Southern Nevada offers river fishing, too. The Big Bend of the Colorado State Recreation Area is Nevada’s southernmost state park and offers a vast swath of fishable shoreline. Species include striped bass, small and largemouth bass, channel catfish, rainbow trout, bluegill, and redear sunfish. Give nymphs a try or stick to surface fishing.


5. Echo Canyon State Park

Echo Canyon State Park is located in Lincoln County, about 20 minutes east of Pioche. The reservoir was created in 1969 and offers boat and shore fishing at the mouth of the scenic Echo Canyon. Gamefish include rainbow trout, brown trout, white crappie, largemouth bass, and black bullhead. A relatively vegetation-free shoreline allows shore fishermen an opportunity to increase their back-casting distance. Dry flies may bring luck when fished from shore or from floating intertube.

6. Beaver Dam State Park

This eastern Nevada treasure offers a host of small-stream fishing opportunities. The waters are stocked with rainbow trout, and because the streams are so small, the fish are skittish when they see an angler. Try sneaking up on the small streams and bouncing a dry fly along the surface of the water.

Wild Horse Reservoir © Anthony Montoya


7. Walker River State Recreation Area

The east fork of the Walker River is one of the best fly-fishing rivers in the state. It flows from the Nevada-California border and winds its way east and north before connecting with the west fork. Much of the river is now located within the Walker River State Recreation Area, Nevada’s newest state park. Rainbow trout, brown trout, and mountain whitefish spawn in the river, and can be fished with all different fly-fishing methods. The Elbow—a popular fishing spot located within the park—is a great place to try.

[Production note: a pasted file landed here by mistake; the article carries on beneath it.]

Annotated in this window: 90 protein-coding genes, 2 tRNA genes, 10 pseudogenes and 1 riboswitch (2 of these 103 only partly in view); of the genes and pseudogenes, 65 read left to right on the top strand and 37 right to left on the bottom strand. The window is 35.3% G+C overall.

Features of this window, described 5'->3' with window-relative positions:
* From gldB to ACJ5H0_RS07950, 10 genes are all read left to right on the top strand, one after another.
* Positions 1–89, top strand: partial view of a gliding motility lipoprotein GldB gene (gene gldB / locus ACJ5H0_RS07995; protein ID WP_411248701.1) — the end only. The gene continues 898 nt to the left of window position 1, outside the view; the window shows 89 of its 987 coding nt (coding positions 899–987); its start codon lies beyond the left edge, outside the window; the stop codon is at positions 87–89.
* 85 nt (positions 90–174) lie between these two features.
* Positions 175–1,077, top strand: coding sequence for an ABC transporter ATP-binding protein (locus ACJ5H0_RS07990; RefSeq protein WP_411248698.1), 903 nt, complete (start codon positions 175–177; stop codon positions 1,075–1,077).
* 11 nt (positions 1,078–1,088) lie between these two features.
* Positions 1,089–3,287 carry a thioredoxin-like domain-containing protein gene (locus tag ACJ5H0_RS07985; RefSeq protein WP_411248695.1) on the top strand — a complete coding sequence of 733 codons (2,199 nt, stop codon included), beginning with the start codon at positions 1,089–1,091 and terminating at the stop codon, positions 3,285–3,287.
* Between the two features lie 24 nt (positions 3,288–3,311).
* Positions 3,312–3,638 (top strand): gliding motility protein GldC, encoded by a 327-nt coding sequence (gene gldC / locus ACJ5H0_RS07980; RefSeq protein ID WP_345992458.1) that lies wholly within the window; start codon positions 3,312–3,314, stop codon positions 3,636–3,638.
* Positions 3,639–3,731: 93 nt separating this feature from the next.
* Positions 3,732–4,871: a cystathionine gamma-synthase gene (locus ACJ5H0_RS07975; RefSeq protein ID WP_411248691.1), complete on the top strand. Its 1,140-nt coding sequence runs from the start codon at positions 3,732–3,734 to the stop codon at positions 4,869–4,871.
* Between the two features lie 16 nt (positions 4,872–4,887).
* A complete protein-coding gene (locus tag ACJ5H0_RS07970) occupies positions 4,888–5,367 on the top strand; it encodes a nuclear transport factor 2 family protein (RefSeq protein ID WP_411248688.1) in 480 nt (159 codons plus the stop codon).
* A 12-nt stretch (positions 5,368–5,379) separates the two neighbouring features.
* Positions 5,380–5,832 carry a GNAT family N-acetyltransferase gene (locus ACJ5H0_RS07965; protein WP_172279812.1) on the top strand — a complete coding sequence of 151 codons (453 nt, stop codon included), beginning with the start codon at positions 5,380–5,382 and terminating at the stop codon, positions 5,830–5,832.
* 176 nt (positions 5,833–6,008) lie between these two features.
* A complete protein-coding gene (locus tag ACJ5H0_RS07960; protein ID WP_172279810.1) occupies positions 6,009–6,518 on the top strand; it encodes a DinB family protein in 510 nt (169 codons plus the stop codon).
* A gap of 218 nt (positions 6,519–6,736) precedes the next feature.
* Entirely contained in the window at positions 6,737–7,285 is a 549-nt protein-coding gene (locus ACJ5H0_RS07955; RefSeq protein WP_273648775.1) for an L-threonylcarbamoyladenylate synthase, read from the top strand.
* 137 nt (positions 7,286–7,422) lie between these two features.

Lamoille Canyon © Anthony Montoya

8. Squaw Creek Reservoir

Located northwest of Gerlach, Squaw Creek Reservoir is a popular destination for anglers of all methods. The gamefish selection is vast, including largemouth bass, green sunfish, bullhead, channel catfish, rainbow trout, brown trout, and bowcutt trout. Float tubes are a popular method for fishing the reservoir. Dry flies work well.

East Walker River © Kim Steed


The aforementioned fishing locations barely begin to scratch the surface of Nevada’s fishable waters. NDOW claims there are some 600 rivers and streams spread across the state. With such a large offering of fishing locations and relatively scant equipment (rod, reel, line, flies, and license) required, anyone can give fly fishing a shot. Just don’t forget to practice patience, and never forget the one saying that all anglers across the globe universally agree upon:

“The worst day fishing is always better than the best day working.”

Native Fish-Slam Program
The Nevada Department of Wildlife (NDOW) created the Native Fish-Slam Program to entice anglers to catch Nevada’s native fish species. These are the Lahontan cutthroat trout, Bonneville cutthroat trout, Yellowstone cutthroat trout, redband trout, bull trout, and mountain whitefish. Anglers must catch each respective fish, photograph themselves holding the fish, and submit an official completed form to NDOW, detailing where and when the fish was caught. Once completed and approved, NDOW sends the angler a certificate and a custom hat.
Forms and details can be found at
Pyramid Lake © David N. Braun